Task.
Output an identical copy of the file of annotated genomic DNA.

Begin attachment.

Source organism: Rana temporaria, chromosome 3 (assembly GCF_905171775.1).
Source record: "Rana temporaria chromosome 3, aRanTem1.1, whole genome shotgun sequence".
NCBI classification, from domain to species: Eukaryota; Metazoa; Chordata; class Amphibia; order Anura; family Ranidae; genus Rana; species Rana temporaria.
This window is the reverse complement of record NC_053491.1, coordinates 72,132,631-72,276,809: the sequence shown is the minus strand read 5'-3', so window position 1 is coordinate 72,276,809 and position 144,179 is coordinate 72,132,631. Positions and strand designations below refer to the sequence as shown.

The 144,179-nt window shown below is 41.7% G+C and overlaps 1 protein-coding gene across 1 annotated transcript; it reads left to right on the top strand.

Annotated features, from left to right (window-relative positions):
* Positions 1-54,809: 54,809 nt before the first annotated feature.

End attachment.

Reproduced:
Source organism: Rana temporaria, chromosome 3 (assembly GCF_905171775.1).
Source record: "Rana temporaria chromosome 3, aRanTem1.1, whole genome shotgun sequence".
NCBI classification, from domain to species: Eukaryota; Metazoa; Chordata; class Amphibia; order Anura; family Ranidae; genus Rana; species Rana temporaria.
This window is the reverse complement of record NC_053491.1, coordinates 72,132,631-72,276,809: the sequence shown is the minus strand read 5'-3', so window position 1 is coordinate 72,276,809 and position 144,179 is coordinate 72,132,631. Positions and strand designations below refer to the sequence as shown.

The 144,179-nt window shown below is 41.7% G+C and overlaps 1 protein-coding gene across 1 annotated transcript; it reads left to right on the top strand.

Annotated features, from left to right (window-relative positions):
* Positions 1-54,809: 54,809 nt before the first annotated feature.